Creating the next generation of cybersecurity leaders

In today’s cybersecurity landscape, the value of good cybersecurity tools is undeniable. What is more valuable are the people behind the tools -- however, the amount of open cybersecurity positions worldwide is growing year over year. Currently, there are more than 300,000 open cybersecurity roles in the U.S. alone, but by 2021, Cybersecurity Ventures expects that number will reach 3.5 million.

This gap is felt by cybersecurity leaders; in fact, a recent study found that more than 70 percent of the cybersecurity decision makers agree that their organizations do not have the staff or necessary resources to monitor all cybersecurity threats that their organizations face. With the number of cybersecurity openings growing yearly and the sophistication and frequency of cyberattacks increasing, in order to build the cybersecurity leaders of tomorrow, business leaders must turn their attention to things that they can control: investing in the right solutions and their staff.

Investing in the Right Solutions

Not all solutions are created equal in this market; some solutions are better than others, but when it comes to selecting the right cybersecurity tools for your organization, you must select the ones that address your specific challenges. For example, there might be a specific challenge that only a handful of startups in the space address, so it doesn’t make sense to go with the vendor that solves half the problem. Though, too many solutions can also be a problem, as the security team becomes more inundated with security alerts to investigate.

In the never-ending battle against advanced cybersecurity threats and the growing skills gap, more organizations are investing in security orchestration, automation and response solutions, or SOAR solutions, to enhance their security teams. SOAR solutions integrate with existing security tools and threat intelligence sources providing a centralized view of the environment.

SOAR solutions give security teams the ability to leverage both a human and machine power to define, prioritize and drive standardized incident response activities according to a standard workflow. With these solutions in place, security teams have the ability to automate remediation processes for low threat incidences and more efficiently investigate potentially harmful incidences without causing employee burnout. This also enables security analysts to spend less time on mundane tasks, and more time developing their skills to be better equipped to manage the threats of tomorrow.

Lastly, budget is usually a problem for IT security teams, so selecting solutions that assist the team with measuring and reporting value is critical for today’s business leaders. In this era where security breaches are too common, it is important that business leaders and boards understand the value of their security team and the solutions they’ve invested in. Having the ability to produce reports just as your HR or finance teams would is critical to showcasing the ROI of security solutions.

Investing in Staff 

It’s one thing to have the right solutions in place, but that doesn’t necessarily mean that the security analysts know how to use them. According to a recent survey, only half of organizations are training their staff how to use their tools, weakening their overall security posture. Once the solutions are implemented, it is critical that security teams are properly trained by the product manager at the respected vendor. This is the difference between a resilient organization and an organization that is just hoping for the best.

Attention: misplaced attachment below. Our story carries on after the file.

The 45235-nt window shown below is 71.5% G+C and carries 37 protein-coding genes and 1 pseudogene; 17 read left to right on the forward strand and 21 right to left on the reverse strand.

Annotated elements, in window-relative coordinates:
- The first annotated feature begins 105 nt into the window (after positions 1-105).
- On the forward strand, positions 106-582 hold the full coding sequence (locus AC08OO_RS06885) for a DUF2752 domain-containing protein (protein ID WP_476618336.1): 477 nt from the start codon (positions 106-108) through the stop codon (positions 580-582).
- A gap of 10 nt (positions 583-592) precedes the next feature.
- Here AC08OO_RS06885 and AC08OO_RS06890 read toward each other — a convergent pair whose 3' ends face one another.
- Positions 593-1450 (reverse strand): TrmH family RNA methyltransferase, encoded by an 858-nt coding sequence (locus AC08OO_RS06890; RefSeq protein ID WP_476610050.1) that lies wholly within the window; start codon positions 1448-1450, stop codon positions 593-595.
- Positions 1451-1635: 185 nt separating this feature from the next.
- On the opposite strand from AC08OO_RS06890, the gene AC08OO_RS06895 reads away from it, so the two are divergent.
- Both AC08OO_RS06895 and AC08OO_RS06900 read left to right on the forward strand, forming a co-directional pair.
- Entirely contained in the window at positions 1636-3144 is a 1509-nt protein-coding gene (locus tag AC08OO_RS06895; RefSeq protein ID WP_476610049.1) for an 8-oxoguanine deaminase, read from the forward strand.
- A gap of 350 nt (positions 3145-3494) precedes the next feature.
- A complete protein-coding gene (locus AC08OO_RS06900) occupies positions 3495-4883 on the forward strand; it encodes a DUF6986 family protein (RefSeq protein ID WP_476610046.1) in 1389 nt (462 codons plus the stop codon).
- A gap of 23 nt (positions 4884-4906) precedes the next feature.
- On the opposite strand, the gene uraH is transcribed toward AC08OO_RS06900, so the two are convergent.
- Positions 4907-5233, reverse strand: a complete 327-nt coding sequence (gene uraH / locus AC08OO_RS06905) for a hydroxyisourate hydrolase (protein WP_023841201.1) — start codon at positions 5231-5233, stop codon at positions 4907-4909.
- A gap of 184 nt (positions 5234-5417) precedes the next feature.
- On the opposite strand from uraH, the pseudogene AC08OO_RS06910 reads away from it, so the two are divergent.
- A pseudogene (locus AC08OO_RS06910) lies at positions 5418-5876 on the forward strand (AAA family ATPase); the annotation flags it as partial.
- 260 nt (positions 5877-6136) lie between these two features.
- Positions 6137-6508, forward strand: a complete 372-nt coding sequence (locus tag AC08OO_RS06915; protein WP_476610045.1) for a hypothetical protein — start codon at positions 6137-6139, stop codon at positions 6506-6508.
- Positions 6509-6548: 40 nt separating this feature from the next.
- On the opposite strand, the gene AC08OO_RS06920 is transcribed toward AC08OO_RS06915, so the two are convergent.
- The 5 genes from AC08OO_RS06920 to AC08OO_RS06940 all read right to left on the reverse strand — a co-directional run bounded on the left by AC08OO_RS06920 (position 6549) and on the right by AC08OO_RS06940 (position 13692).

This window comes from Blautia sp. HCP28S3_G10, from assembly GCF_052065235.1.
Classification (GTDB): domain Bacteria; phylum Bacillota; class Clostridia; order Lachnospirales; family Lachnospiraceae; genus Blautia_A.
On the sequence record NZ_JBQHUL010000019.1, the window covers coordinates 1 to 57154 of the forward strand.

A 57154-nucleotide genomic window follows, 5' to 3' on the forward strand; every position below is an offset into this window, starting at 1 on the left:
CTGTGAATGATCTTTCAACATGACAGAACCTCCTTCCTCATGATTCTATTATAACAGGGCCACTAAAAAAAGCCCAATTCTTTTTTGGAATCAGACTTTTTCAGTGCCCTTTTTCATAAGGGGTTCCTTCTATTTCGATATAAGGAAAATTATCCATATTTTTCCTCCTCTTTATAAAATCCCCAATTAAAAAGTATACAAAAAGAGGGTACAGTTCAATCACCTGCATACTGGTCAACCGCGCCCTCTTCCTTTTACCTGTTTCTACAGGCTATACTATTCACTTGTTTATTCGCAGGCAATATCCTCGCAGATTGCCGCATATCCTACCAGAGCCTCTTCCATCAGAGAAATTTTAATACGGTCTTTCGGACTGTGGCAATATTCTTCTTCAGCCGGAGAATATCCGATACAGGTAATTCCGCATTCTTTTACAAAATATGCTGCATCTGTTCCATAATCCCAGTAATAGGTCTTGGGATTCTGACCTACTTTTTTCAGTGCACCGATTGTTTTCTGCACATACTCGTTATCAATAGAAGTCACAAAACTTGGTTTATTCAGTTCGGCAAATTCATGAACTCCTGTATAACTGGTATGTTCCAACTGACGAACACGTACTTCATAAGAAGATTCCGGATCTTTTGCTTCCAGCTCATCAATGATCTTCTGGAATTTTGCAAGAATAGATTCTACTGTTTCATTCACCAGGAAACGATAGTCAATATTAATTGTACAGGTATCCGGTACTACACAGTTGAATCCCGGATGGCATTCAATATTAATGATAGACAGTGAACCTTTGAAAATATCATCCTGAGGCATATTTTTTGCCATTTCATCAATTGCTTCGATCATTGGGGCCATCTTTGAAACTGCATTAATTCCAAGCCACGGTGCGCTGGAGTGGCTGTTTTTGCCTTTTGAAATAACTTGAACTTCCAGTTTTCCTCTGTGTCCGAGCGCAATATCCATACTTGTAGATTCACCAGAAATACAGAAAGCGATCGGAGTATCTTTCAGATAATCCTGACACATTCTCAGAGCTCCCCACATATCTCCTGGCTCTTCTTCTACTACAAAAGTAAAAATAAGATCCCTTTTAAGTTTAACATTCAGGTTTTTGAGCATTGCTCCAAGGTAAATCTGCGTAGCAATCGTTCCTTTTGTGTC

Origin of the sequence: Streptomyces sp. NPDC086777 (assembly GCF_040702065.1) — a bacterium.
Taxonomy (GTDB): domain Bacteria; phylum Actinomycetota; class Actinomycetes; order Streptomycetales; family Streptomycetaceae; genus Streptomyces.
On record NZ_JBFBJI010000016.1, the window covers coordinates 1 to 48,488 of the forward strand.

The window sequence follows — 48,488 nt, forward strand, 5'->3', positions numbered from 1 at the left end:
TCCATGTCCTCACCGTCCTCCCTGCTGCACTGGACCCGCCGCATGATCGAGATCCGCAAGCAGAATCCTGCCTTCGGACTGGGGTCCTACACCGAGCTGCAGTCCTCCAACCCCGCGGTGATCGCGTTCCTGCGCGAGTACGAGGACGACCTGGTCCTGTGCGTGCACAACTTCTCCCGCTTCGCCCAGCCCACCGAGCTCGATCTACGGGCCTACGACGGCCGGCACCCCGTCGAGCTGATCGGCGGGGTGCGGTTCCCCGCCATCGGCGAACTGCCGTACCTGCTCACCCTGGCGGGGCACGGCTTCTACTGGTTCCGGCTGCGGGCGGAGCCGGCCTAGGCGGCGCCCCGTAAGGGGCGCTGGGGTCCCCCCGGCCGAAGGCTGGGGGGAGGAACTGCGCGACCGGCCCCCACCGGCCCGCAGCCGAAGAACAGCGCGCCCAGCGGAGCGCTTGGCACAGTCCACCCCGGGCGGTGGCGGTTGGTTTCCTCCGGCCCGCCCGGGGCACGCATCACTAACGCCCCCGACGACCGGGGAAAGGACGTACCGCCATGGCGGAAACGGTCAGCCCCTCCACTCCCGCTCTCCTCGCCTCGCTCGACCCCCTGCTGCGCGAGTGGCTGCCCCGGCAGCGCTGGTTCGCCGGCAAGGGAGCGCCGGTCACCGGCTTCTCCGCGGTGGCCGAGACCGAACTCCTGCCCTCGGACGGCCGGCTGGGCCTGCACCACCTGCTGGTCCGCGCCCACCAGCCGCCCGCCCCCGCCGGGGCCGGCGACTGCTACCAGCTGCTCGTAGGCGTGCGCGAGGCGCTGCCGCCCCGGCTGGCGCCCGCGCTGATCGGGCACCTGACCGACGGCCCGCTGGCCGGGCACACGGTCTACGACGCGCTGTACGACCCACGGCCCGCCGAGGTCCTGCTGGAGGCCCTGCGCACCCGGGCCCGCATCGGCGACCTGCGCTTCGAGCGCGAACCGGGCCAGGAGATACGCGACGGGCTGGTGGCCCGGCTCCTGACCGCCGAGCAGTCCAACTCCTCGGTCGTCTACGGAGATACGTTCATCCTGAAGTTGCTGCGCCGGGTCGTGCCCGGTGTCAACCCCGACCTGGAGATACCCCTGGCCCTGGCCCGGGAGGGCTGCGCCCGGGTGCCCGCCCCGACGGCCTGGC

Think about it like driving a car: a car without human intervention does not do anything. Add a driver who’s never driven before, it’ll be a bumpy ride. Though, if the driver is taught how to drive by someone with more experience, they will be better prepared to drive on their own.

Another way that business leaders can invest in their cybersecurity staff is by offering mentorship programs. An American Society for Training and Development survey found that 75 percent of executives said mentoring was critical to their career development. Mentorship programs are key to ensuring that the cybersecurity leaders of the future are successful.

Mentorships accelerate skill development as mentors identify skills that the mentee should continue to develop, and opportunities to facilitate career growth. Mentors also help mentees feel more comfortable in the workplace and immerse them in the company culture promoting collaboration.

Creating the next generation of cybersecurity leaders starts by acting today. Business leaders must take the necessary steps to research and implement the correct cybersecurity solutions that address their specific needs, followed by taking the time to train staff on how to use those solutions. And lastly, implementing a mentorship program that continues skill development and career growth.

Photo Credit: ImageFlow/Shutterstock

Adam Vincent is the CEO and a founder at ThreatConnect, Inc. He possesses over a decade of experience in programming, network security, penetration testing, cryptography design & cryptanalysis, identity and access control, and a detailed expertise in information security. The culmination of this knowledge has led to the company’s creation of ThreatConnect, the first-of-its-kind threat intelligence platform. He currently serves as an advisor to multiple security-focused organizations and has provided consultation to numerous businesses ranging from start-ups to governments, Fortune 500 organizations, and top financial institutions.

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